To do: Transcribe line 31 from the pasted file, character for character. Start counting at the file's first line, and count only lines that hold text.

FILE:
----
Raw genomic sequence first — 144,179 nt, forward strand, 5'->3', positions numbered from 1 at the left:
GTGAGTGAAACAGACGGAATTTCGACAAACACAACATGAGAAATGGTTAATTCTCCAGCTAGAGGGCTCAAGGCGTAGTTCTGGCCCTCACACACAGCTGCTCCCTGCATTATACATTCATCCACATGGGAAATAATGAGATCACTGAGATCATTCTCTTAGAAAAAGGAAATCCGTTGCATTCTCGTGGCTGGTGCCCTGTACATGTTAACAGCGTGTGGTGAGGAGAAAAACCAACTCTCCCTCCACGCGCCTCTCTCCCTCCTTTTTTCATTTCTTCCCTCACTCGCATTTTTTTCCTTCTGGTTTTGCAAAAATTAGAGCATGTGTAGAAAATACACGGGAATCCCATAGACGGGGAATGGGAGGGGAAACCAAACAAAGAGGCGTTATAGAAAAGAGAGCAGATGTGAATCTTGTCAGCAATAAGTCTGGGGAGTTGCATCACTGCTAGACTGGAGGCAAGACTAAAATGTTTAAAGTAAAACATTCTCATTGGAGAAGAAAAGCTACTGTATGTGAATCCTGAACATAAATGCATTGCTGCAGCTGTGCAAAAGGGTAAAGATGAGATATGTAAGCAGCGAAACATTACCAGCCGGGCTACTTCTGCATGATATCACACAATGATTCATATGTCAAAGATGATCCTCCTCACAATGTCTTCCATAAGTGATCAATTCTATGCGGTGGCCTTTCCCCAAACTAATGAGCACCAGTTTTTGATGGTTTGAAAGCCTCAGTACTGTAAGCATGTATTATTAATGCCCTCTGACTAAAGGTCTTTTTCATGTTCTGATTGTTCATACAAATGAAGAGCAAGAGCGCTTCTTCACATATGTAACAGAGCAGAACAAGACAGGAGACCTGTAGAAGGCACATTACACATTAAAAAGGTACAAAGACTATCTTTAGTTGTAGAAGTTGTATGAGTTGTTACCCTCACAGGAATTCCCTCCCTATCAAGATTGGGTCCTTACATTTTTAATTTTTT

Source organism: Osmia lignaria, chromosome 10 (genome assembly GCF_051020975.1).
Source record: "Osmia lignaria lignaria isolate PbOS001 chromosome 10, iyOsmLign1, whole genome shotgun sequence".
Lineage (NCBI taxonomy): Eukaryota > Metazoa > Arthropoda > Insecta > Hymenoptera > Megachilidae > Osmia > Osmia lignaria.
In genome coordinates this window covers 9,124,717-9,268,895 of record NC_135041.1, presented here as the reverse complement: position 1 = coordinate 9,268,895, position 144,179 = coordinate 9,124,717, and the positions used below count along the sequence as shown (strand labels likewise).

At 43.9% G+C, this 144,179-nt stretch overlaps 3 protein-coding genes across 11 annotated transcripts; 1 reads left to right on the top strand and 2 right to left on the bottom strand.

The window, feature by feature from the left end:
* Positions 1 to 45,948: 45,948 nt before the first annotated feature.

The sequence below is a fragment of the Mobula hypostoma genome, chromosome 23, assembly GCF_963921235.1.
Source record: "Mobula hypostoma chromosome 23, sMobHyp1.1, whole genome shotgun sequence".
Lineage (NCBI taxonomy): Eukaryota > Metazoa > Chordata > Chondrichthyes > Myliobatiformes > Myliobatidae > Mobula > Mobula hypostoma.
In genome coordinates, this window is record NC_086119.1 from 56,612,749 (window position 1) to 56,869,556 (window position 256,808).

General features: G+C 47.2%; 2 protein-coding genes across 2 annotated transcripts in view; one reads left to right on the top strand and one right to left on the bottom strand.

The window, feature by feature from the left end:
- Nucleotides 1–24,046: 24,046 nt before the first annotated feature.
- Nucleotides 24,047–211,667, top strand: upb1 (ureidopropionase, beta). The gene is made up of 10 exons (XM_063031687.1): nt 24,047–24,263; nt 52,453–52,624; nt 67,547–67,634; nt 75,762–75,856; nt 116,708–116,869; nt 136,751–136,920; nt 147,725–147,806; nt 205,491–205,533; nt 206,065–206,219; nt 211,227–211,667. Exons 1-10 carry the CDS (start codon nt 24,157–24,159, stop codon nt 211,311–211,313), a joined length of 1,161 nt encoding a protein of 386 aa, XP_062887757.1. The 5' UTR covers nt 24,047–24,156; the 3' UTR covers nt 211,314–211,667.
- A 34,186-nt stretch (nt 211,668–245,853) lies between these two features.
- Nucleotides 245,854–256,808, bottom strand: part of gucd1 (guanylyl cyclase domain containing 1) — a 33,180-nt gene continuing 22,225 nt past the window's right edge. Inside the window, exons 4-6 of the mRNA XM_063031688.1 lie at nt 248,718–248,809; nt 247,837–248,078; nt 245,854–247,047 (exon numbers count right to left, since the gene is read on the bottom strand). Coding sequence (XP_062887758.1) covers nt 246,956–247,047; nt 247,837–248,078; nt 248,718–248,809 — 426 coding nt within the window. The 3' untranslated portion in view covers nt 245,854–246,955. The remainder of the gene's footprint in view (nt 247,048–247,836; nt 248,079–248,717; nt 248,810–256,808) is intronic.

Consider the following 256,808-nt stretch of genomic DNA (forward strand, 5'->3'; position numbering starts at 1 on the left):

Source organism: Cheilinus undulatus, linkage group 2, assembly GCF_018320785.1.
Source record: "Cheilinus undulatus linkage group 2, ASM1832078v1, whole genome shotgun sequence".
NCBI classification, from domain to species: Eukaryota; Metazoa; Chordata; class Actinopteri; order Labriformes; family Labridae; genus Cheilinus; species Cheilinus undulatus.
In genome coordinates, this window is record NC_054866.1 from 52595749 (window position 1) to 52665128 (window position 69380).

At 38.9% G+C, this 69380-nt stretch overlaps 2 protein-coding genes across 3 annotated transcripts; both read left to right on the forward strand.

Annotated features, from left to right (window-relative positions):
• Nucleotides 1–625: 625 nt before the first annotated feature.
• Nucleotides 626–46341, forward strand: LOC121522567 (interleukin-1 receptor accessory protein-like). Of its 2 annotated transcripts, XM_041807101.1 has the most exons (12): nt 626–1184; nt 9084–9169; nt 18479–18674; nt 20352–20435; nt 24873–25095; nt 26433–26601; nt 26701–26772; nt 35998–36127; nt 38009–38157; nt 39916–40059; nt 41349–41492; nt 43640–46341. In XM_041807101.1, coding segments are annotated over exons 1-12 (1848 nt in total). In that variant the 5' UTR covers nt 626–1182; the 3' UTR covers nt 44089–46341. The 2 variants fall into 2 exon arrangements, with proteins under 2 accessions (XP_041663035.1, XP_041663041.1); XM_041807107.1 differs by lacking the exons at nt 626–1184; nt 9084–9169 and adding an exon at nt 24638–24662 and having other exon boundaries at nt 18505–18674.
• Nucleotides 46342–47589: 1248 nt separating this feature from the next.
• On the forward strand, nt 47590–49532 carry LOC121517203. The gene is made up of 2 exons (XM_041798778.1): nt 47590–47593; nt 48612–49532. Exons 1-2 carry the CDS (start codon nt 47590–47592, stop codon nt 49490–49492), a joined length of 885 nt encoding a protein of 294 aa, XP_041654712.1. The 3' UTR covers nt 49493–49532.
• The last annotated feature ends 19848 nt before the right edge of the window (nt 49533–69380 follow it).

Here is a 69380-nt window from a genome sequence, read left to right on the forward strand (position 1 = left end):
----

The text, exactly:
• The last annotated feature ends 19848 nt before the right edge of the window (nt 49533–69380 follow it).